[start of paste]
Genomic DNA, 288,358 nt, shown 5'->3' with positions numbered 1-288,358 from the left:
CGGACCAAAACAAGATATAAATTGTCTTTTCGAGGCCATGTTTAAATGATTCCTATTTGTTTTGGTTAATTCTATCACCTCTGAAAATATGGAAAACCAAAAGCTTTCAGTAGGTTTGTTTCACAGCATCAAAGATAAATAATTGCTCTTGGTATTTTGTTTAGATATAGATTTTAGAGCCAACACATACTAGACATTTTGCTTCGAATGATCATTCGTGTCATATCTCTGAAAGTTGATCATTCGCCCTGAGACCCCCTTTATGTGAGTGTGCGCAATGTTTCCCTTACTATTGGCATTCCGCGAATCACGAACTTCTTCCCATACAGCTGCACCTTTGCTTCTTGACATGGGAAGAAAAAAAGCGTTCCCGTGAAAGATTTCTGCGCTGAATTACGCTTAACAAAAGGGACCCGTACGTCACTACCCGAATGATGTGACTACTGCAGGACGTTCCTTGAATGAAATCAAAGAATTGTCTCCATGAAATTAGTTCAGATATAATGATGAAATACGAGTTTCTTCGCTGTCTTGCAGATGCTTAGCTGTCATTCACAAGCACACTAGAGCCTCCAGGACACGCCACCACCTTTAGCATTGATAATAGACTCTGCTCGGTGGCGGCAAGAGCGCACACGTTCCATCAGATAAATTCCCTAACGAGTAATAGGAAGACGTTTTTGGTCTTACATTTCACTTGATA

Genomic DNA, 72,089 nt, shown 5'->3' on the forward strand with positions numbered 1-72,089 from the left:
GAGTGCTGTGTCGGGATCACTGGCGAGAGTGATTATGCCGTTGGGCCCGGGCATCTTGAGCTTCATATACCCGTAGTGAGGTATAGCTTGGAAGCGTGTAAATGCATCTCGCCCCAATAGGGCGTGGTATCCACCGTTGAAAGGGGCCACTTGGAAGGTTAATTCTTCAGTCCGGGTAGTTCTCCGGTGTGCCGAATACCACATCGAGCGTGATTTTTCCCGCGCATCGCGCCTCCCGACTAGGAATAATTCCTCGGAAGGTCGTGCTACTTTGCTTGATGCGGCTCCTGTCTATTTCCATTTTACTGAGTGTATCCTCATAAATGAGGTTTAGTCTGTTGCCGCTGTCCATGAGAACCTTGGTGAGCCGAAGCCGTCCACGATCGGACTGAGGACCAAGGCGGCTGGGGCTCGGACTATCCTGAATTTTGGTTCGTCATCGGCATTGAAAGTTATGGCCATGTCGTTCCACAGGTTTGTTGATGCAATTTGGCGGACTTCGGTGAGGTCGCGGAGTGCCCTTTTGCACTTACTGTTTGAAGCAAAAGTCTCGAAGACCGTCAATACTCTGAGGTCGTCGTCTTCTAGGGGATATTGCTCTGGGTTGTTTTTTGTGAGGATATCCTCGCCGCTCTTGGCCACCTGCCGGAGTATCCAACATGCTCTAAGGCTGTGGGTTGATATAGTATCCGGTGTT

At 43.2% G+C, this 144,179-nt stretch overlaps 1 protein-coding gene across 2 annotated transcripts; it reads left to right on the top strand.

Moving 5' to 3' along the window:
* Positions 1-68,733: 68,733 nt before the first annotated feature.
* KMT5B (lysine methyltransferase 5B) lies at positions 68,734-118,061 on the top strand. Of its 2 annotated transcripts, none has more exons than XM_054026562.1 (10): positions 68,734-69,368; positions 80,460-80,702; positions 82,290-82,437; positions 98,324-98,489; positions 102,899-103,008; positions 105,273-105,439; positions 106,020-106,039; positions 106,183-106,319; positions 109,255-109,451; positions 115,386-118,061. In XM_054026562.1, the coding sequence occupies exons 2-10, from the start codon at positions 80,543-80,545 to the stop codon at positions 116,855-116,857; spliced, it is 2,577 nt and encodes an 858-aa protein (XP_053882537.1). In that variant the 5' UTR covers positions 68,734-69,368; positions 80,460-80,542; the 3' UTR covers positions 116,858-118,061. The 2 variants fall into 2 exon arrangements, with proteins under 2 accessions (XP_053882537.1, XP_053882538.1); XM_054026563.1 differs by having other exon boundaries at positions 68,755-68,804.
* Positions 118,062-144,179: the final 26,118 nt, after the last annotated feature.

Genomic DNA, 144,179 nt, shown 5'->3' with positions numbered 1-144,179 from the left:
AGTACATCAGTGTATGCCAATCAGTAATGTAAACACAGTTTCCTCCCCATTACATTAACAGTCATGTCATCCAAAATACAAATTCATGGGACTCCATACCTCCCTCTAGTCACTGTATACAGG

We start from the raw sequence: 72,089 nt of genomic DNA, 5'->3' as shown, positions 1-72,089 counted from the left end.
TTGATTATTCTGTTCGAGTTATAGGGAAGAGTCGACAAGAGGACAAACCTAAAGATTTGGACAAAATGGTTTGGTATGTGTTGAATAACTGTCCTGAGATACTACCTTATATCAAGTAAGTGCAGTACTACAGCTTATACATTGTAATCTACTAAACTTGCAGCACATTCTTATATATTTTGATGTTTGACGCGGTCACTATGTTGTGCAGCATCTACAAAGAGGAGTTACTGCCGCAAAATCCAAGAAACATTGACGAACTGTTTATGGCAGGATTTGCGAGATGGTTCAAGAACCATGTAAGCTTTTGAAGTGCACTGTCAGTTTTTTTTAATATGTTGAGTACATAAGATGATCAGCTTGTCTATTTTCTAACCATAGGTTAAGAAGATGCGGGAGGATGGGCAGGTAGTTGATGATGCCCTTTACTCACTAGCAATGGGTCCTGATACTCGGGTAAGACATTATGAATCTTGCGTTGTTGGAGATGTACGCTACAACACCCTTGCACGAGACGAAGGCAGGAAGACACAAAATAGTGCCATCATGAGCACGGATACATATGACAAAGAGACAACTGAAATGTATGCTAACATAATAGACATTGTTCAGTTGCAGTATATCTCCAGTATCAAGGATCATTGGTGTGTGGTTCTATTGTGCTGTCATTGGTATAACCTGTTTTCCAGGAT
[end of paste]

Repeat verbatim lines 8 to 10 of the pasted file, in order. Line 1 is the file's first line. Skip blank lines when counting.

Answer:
* KMT5B (lysine methyltransferase 5B) lies at positions 68,734-118,061 on the top strand. Of its 2 annotated transcripts, none has more exons than XM_054026562.1 (10): positions 68,734-69,368; positions 80,460-80,702; positions 82,290-82,437; positions 98,324-98,489; positions 102,899-103,008; positions 105,273-105,439; positions 106,020-106,039; positions 106,183-106,319; positions 109,255-109,451; positions 115,386-118,061. In XM_054026562.1, the coding sequence occupies exons 2-10, from the start codon at positions 80,543-80,545 to the stop codon at positions 116,855-116,857; spliced, it is 2,577 nt and encodes an 858-aa protein (XP_053882537.1). In that variant the 5' UTR covers positions 68,734-69,368; positions 80,460-80,542; the 3' UTR covers positions 116,858-118,061. The 2 variants fall into 2 exon arrangements, with proteins under 2 accessions (XP_053882537.1, XP_053882538.1); XM_054026563.1 differs by having other exon boundaries at positions 68,755-68,804.
* Positions 118,062-144,179: the final 26,118 nt, after the last annotated feature.

Genomic DNA, 144,179 nt, shown 5'->3' with positions numbered 1-144,179 from the left: